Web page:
Pandora’s Box (1922): Iconic Flapper Louise Brooks as Man-Eating Vamp

I wanted to like this film. And there is a lot to like about it. It is directed by G.W. Pabst, a German director, and it stars American actress Louise Brooks.Louise Brooks was always an iconic flapper

You may not know who Louise Brooks is, but if you see her picture you will be immediately familiar with her startling for its day but now iconic flapper look. Like I said, there is a lot to like about the film, including the participants, the direction (which is amazing) and the incredible use of light and shadow and dramatic imagery. But the film falls apart on the story. It’s pretty maudlin and unbelievable, even for Hollywood, even for the silent film era — and those are its good points.

This is a famous silent film and deservedly so. I can see why. The direction and images, again, are second to none. But the story of a woman who uses her sexuality to get what she wants, and then meets a Jack the Ripper kind of killer in London later on, pales. It could have been a much better story, I think, but whoever wrote it just phoned in the dramatic elements and left everything else to chance.  Pabst, being something of a genius, did the best he could with such third-rate material.

Anyway, that’s how it seemed to me. Sorry, but even though this is a very famous silent film, and Louise Brooks is exceptional, and the direction of Pabst is first-rate, I can’t recommend it at all. Oh, for the record, the music soundtrack blows chunks, too. It often doesn’t match what’s happening on screen. Too bad.

I really wanted to like this one.

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Haxan (1922): Superb Horror and Dark Fantasy Painted in Silence

If you haven’t seen this phenomenal silent film then by all means do. It’s a Swedish film about witchcraft and the frenzied denials and condemnations that surrounded it during the Middle Ages, and up until the present. Well, 1922, anyway, which is when this film was made.

The visuals of Haxan are astounding, on a par with any CGI magic you see today. These pics only represent a fraction of what is in the film. It’s an absolutely gorgeous piece of art and seriously, if you haven’t seen it, try. You will not be disappointed.


Sunrise – 1927 (A Review)

I love silent film. I’m not a huge fan of movies per se, but I do love film.  I have seen one several times which I would like tSunrise - A Song of Two Humanso recommend for you. It is F.W. Murnau’s Sunrise: A Song of Two Humans.

This is a silent film from 1927 with a great score.  It’s the only film I know in which an entire category was invented so it could win an Oscar that year. It’s an Expressionist film, but it’s not Cabinet of Dr. Caligari Expressionism, even though the characters are named The Man, The Wife, The Woman from the City, and they hail from places like The Farm and City.  Very fundamental. But the use of light and shadow, and Murnau’s interest in light as a character in the film, is fantastic. Murnau also directed the original Nosferatu, another silent film you should definitely watch should you get the chance.

But back to Sunrise.  Of course, the woman from the city is a typical man-eating Vamp who smokes cigarettes and likes showing the outline of her legs through her black dress.  She has mesmerized The Man and while they are making love on the shore of the water by moonlight she talks him into drowning his wife and making it look like an accident.  He is tormented. We see scenes of him wrestling with his conscience as ghostly images of The Woman from the City embraces and kisses him.  He decides to go through with the murder.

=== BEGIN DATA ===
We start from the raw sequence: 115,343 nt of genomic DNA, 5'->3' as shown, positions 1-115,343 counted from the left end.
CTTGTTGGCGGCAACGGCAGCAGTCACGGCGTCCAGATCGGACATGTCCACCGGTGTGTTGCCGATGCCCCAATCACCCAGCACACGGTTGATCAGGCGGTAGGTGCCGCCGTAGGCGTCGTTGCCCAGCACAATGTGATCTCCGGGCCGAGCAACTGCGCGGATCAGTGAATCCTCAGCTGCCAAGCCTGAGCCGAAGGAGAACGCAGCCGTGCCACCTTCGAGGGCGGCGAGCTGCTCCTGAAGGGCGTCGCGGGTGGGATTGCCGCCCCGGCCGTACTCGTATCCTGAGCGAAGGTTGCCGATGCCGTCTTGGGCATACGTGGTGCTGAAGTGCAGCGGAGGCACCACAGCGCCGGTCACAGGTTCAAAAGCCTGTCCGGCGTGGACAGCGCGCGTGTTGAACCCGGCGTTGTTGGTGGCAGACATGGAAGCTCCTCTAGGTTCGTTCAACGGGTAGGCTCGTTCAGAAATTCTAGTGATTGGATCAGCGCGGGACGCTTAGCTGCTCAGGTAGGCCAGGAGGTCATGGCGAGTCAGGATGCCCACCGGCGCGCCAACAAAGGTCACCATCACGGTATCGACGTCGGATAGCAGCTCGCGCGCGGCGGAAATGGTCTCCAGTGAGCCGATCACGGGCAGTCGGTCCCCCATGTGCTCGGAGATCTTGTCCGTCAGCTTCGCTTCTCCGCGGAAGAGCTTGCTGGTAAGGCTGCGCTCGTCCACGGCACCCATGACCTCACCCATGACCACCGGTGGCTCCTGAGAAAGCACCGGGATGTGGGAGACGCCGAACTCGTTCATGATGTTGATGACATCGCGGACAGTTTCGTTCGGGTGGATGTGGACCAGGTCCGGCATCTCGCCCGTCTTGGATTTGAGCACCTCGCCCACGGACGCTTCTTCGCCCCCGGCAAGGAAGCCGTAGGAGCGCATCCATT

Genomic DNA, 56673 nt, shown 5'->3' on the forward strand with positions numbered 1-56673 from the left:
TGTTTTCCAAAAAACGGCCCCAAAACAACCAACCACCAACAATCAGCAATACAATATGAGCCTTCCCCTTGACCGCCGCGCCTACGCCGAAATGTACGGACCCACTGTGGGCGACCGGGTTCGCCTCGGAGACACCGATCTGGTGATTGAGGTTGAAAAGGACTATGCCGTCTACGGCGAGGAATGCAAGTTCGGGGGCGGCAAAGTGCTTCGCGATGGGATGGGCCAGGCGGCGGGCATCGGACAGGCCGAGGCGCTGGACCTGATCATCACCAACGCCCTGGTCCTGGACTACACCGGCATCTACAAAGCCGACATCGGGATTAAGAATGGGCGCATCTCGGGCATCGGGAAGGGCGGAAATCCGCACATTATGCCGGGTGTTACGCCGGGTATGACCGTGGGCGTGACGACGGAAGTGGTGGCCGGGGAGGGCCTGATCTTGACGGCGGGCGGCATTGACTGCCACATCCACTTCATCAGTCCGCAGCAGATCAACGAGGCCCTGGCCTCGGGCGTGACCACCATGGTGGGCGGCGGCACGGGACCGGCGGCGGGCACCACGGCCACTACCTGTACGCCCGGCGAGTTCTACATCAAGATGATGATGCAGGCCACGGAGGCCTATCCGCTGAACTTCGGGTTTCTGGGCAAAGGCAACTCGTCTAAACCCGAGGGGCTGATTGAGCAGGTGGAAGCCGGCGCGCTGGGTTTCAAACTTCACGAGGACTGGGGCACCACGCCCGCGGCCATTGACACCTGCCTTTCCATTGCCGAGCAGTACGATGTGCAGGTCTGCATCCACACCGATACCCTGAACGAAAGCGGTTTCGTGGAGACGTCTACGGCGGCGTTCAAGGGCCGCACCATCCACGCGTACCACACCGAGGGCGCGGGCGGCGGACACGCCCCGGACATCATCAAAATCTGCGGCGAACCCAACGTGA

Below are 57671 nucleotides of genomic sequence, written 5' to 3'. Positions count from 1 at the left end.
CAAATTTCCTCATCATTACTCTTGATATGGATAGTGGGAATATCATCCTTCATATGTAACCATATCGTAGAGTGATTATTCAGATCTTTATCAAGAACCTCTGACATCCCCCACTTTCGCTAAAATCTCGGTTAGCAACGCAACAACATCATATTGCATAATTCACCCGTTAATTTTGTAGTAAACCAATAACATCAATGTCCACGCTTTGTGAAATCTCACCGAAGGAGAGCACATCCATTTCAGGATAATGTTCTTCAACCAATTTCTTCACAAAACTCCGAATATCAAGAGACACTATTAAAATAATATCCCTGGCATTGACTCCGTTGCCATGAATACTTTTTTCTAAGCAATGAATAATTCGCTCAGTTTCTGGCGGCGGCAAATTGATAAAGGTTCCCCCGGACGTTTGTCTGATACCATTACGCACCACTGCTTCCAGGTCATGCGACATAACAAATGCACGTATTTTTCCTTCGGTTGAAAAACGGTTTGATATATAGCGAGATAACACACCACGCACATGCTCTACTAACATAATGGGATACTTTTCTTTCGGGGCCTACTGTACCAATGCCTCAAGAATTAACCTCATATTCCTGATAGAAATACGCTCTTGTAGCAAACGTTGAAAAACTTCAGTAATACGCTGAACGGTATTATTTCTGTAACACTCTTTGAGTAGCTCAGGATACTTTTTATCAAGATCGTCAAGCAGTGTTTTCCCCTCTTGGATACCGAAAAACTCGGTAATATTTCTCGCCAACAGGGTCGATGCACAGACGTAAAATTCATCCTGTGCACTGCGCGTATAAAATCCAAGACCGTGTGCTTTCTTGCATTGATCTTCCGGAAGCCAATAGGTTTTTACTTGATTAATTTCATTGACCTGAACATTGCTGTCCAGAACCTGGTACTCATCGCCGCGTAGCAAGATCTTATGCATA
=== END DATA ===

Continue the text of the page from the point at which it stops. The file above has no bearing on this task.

Everything in this film works, even, I suspect, quite by accident. In one scene, as The Man and The Wife are in a boat headed across the water and come to tie up at a pier, we see a black swirl of water behind her. It’s a spooky metaphor for the danger she’s in, and I’m quite certain it’s real and not a special effect.

Janet Gaynor plays The Wife. Rarely have I ever seen anyone as fragile and innately vulnerable as she appears on screen. She is perfect for the role, as is Margaret Livingston who plays the Vamp.
Torment and love in Murnau's Sunrise
I don’t want to say much else about the plot. I don’t want to spoil it for you. But the search on the water by lamplight (an incredible achievement considering the technology back then) has been copied in a ton of films since.  And for good reason: it’s freaking AWESOME. The play of light on water, the light and shadow on the faces…Wow.

I highly recommend this film. As a writer this film also fascinates me because the story is simple, but Murnau brings layers of complexity to it.

If you ever get the chance I urge you to see it.  You may find your outlook on life changes a little.

It’s that good, and that powerful.


 

Metropolis (1927) as SF Atavism and Cautionary Tale – A Review

I suppose if you push me I will admit I prefer silent films to any other format. I mean, if that’s the choice you give me. ThThe grinding social furnace of Metropolis consumes humanity....ere are a lot of reasons for this. Mostly, I think, because so many silent films were incredibly groundbreaking in so many areas including writing, direction, artistic quality, and method of acting. You can watch the growth take place right before your eyes. Despite the intervening years since their creation and release, silent films continue to resonate even today.

Metropolis is one example of such a film.

I don’t know how many times I have watched this movie. Every time I see it I notice something new. I am not a huge fan of German expressionism, although I do like it. But Metropolis appears as if it combines story and art on such a high level of genius it is no surprise that it’s considered to be Fritz Lang’s magnum opus.

One of the best parts about the film is how it looks so believable. I think the closest any modern day science fiction film has come to making me truly believe in the futuristic background and culture is Ridley Scott’s Blade Runner. But Metropolis did it first. It may even be the best interpretation of a futuristic society bar none. I think this might be due in part to the temporal distance involved. We know the names and biographies of the actors in Metropolis, but they have no real connection to our lives in any tangible cultural sense. Whereas when I watch Blade Runner I can’t help but think “Hey, that’s Harrison Ford up there.”Maria as Babylon Whore

Of course, I know some of the names of the characters in Metropolis. But they aren’t culturally tied to me, so I think that gives them a sort of freedom and makes the film itself a tabula rasa for anyone else who comes to it for the first time. When we watch any film, no matter what it is, we always bring our past experiences with us and draw upon them to help us understand what we are seeing, and process it. This is why going to movies, and reading, and attending operas and ballets and other forms of entertainment endure. They demand that we draw upon our past experience in order to interpret them. There is not only a social connection being made but a psychological one, too. I think as human beings we like that process. We understand it, or at the very least feel comfortable with it.